Torrey Pines Finishes Port St. Lucie, Fla., Construction Three Months Early; Eyes Mid-November Move
The Torrey Pines Institute for Molecular Studies received a certificate of occupancy last week for its $40 million, 103,000-square-foot new facility in Port St. Lucie, Fla., in a ceremony held in the building’s front lobby after contractor Suffolk Construction Co. finished work three months ahead of schedule.
Of the half-dozen research institutions drawn to Florida by about $1 billion in state and local subsidies, Torrey Pines is the first to complete its facility. "It's quite a thrill for me to have ideas on paper and see them materialize," Torrey Pines president Richard Houghten said at the ceremony, according to Scripps Treasure Coast Newspapers.
He said Torrey Pines' 27 staff members still are a few weeks away from making the move out of their temporary home at Harbor Branch Oceanographic Institution in Fort Pierce, Fla. That staff is expected to grow to 40 by February.
Daniel Rodenberger, the institute's facilities director, told the newspaper group he expects the building to look ready for occupancy by mid-November.
Torrey Pines is the anchor tenant in the 150-acre Florida Center for Innovation at Tradition, within the 8,330-acre Tradition mixed-use master planned community in Port St. Lucie. Tradition will also include the six-building, 410,000-square-foot Mann Research Center; and a new 130,000-square-foot facility for the Oregon Health & Science University’s Vaccine and Gene Therapy Institute.
In January, VGTI scientists will move into temporary space on the third floor of the Torrey Pines building, where they will be based over the next two to three years while construction progresses on VGTI’s own permanent research facility.
Torrey Pines, based in La Jolla, Calif., has committed to creating at least 189 jobs over the next decade — in return, receiving a $90 million package of economic incentives from the state of Florida and city of Port St. Lucie.
Torrey Pines Institute for Molecular Studies
Biogen Idec Eyes Move Within Massachusetts, from Cambridge to Weston
Biogen Idec, one of Massachusetts’ largest biotechnology companies, is considering a move of its headquarters within the state from Cambridge to Weston, the Boston Globe reported last week.
Biogen Idec CEO Jim Mullen told the Globe his company is in "reasonably well advanced" negotiations to lease a 350,000-square-foot building set to be built on Boston Post Road, just west of the routes 128 and 20 interchange in Weston. The company is also considering expanding in Cambridge or moving to an alternate site in Waltham.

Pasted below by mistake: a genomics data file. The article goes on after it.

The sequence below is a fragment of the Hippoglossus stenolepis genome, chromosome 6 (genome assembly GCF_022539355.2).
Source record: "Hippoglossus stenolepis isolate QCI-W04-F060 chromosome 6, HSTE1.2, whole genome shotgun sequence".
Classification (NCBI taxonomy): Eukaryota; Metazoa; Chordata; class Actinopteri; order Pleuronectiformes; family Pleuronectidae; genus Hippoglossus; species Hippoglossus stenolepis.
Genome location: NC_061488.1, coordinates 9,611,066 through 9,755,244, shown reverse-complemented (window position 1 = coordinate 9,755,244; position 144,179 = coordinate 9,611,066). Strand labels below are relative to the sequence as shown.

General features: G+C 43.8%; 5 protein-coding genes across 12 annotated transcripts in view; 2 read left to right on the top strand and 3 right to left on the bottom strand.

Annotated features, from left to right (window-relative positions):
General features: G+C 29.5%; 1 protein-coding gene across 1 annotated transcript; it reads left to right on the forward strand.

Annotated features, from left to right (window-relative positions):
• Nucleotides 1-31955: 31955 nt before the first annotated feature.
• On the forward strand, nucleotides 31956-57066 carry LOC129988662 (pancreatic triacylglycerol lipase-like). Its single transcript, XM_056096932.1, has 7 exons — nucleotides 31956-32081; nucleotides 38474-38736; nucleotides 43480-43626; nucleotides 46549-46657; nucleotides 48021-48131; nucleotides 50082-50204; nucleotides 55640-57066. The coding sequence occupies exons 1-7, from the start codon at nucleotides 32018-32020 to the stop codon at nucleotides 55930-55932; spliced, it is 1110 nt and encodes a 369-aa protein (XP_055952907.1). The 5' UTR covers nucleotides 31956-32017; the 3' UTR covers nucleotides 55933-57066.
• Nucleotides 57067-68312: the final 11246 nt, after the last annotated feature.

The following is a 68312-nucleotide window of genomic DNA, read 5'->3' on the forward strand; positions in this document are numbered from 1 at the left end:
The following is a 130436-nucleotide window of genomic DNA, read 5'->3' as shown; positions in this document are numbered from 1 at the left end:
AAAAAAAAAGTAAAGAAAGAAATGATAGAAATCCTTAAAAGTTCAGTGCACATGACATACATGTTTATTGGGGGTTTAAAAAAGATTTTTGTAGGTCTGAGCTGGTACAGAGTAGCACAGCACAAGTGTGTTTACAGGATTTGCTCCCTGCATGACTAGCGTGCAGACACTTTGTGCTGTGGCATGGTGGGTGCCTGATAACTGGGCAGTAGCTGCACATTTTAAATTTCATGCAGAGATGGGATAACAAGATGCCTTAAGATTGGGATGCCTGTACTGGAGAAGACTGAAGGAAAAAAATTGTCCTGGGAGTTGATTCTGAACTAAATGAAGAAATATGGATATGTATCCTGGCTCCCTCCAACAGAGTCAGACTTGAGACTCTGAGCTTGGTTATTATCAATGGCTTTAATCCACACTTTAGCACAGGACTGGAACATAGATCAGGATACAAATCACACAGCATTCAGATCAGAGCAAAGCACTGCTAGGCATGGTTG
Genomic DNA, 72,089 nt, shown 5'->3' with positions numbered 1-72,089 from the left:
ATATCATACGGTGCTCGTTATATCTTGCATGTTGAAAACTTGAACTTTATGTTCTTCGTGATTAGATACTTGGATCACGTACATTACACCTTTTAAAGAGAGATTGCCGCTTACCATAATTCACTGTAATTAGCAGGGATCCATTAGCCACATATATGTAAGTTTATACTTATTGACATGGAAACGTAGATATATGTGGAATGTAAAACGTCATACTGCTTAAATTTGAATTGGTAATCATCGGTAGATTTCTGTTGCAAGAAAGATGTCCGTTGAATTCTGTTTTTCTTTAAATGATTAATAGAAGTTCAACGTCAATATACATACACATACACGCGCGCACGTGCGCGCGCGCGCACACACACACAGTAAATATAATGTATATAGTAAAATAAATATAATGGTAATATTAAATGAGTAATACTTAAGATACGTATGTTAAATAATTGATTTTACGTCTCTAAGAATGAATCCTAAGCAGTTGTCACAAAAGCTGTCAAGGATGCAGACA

That confirms an Aug. 1 report in the Boston Business Journal, which cited “several real estate sources” in reporting that the company was scouring sites in Weston and Waltham for “as much as 300,000 square feet.”
The company plans to make a final decision by the end of the year, Mullen said, adding: "The Weston site looks like it is the best fit for what we are doing.”
A move is not expected to take place for about two years. Boston Properties, which owns the Weston site, would not comment on talks with Biogen Idec — though Susan Haber, Weston's town planner, told the Globe the company has secured the necessary permits to build.
Even if it moves its HQ to Weston, Mullen plans to keep Biogen Idec's research operations in Cambridge’s Kendall Square, near the Massachusetts Institute of Technology, and retain a drug manufacturing plant in that city.
Biogen Idec has 1,600 employees in Cambridge and another 200 in Wellesley, Mass.
Van Andel Institute in Grand Rapids, Mich., Tops Off $170M Phase II Expansion
Van Andel Institute in Grand Rapids, Mich., last week marked the installation of the final beam in its $170 million, 240,000 Phase II building expansion with a topping off ceremony.
The facility, set to open in late 2009, will more than double the institute’s lab space, and create capacity for another 500 biotech jobs. The expansion will also allow VAI to broaden its research focus from cancer to include neurological disorders, specifically through a new lab dedicated to Parkinson disease research.
Phase II, designed by architect Rafael Viñoly, completes the physical facility first planned in 1996. The addition is located directly to the west of the existing facility, fronting North Division Avenue and bordering Crescent Street in downtown Grand Rapids, within the city’s “Medical Mile.”